"Lift Up Your Heart"
For the next five Sundays, we will be hearing the Gospel of John. During Ordinary Time, the lectionary focuses on one evangelist at a time: Matthew in Year A, Luke in Year C, and Mark in Year B. However, because Mark is the shortest Gospel, the Gospel of John is proclaimed for five weeks, with the focus on the Eucharist, the source and summit of Christian life.
This Sunday’s Gospel offers us a simple lesson: divine nourishment. Seeing people as sheep without a shepherd, he “taught them many things.” On this occasion, he fed them with physical bread. The question is, how do we receive this divine nourishment at Mass?
The obvious answer is to hear the Word of God proclaimed to us and to receive the Eucharist. Yes, but the manner by which we receive is crucial.
Mass is a familiar ritual, especially for cradle Catholics who have attended Mass thousands of times. Because of this, we tend to go on automatic pilot mode during Mass. We forget that we are in Christ’s presence. “Lift up your heart” is the invitation and reminder for us to be present in the moment. The Church invites us into the “full, conscious, and active participation” in the liturgy. Without this consciousness, we go through a routine and Mass becomes a boring experience.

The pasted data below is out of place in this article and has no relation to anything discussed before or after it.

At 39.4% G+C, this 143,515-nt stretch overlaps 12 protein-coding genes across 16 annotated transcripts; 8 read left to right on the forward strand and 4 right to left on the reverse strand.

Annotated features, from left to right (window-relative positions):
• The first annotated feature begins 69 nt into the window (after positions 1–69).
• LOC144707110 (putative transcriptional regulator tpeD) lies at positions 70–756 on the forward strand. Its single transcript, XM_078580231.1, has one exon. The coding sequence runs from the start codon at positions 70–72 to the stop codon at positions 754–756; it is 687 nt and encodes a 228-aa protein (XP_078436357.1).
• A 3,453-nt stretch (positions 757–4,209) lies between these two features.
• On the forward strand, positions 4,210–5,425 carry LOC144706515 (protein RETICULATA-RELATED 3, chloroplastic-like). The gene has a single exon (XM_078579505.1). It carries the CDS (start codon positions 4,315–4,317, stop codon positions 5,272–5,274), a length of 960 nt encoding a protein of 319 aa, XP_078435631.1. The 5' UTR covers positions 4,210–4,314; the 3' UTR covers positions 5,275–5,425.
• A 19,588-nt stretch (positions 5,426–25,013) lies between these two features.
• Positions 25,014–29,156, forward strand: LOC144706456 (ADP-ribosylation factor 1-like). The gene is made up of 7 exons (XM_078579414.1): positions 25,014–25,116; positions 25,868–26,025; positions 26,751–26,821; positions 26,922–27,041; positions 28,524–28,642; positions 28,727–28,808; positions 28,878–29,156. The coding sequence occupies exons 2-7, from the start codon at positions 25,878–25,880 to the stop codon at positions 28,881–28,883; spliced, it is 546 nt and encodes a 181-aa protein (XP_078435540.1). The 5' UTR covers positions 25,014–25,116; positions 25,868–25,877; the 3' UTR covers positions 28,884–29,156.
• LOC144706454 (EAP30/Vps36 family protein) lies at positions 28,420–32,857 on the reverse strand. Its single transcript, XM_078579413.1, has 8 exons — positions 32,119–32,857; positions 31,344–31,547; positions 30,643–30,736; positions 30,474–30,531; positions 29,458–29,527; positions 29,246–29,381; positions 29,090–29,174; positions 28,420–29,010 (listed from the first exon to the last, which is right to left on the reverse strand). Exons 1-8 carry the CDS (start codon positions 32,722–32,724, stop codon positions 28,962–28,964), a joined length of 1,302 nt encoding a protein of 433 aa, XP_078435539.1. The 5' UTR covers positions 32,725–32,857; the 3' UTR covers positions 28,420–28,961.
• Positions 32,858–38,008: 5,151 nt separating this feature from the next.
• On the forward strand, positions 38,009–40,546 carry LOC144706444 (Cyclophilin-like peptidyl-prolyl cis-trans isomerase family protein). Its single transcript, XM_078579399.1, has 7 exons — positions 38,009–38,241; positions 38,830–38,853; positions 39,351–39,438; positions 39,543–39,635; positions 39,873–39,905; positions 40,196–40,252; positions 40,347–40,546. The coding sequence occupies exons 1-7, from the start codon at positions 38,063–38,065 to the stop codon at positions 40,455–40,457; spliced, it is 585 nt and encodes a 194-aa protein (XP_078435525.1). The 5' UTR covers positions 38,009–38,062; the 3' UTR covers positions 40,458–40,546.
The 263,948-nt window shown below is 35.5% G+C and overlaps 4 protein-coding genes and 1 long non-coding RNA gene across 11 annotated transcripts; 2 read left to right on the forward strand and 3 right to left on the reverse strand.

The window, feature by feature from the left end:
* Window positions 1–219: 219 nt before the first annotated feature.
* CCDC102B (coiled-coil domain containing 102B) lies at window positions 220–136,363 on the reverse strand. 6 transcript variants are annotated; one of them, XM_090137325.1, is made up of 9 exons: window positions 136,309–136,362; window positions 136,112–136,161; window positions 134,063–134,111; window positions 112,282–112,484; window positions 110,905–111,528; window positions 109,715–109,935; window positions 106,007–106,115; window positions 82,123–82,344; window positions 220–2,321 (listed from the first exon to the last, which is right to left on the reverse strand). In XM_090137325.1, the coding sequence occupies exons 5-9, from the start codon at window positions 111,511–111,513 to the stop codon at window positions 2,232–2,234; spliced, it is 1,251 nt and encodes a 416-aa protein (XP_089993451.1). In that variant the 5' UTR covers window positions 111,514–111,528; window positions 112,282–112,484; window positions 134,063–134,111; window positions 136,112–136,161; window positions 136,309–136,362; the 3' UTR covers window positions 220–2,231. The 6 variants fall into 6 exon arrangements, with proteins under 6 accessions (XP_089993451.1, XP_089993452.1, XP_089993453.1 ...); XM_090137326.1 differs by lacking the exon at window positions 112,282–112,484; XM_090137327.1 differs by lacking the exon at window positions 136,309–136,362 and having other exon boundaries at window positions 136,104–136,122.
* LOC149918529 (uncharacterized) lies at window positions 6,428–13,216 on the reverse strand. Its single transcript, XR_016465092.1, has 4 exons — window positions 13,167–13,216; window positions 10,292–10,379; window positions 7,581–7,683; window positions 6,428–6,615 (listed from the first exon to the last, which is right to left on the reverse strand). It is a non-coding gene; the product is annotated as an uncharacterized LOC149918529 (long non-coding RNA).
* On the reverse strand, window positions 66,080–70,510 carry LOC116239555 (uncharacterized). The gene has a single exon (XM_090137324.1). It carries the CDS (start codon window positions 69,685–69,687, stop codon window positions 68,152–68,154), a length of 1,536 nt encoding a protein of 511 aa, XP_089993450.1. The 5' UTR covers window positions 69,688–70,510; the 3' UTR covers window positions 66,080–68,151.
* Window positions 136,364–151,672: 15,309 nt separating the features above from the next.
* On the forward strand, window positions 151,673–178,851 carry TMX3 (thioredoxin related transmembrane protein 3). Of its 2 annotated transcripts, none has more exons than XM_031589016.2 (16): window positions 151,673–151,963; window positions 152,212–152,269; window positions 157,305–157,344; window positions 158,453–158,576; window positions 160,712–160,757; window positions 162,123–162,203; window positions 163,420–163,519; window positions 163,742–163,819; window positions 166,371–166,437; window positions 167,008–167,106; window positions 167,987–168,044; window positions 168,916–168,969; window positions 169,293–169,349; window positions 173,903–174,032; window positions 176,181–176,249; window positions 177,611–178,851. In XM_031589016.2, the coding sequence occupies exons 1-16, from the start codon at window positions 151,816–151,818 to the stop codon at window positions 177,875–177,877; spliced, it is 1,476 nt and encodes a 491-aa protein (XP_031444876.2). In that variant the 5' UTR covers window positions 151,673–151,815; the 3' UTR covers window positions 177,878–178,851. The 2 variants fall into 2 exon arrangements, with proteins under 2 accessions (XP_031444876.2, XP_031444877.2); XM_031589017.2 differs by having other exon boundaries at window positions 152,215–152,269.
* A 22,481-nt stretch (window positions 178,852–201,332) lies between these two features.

The Church teaches us that Christ is present in many ways in the liturgical celebration. Christ is present in the priest, in the Word, in the consecrated bread and wine, and in the gathering of people who pray and sing together as a community, “Where two or three gather together in my name, there am I in the midst of them.”
It’s easy to think that Christ is only present in the bread and wine and the tabernacle and forget about Christ’s presence elsewhere in our lives. Just as some people seem to endure the hymn, others come alive when they sing, some retreat into silence, some respond loudly, some withdraw to be alone, and some reach out to others. Christ is present to us in many ways. We should be fully present fully in every way. We never know how God will reach out to us in any given moment.
We hear people say they want to do something “for” God. This is good, but we also need to be “with” God, especially in the Eucharistic celebration. He is truly present to us to nourish us, so we can go forth guided in His will for us.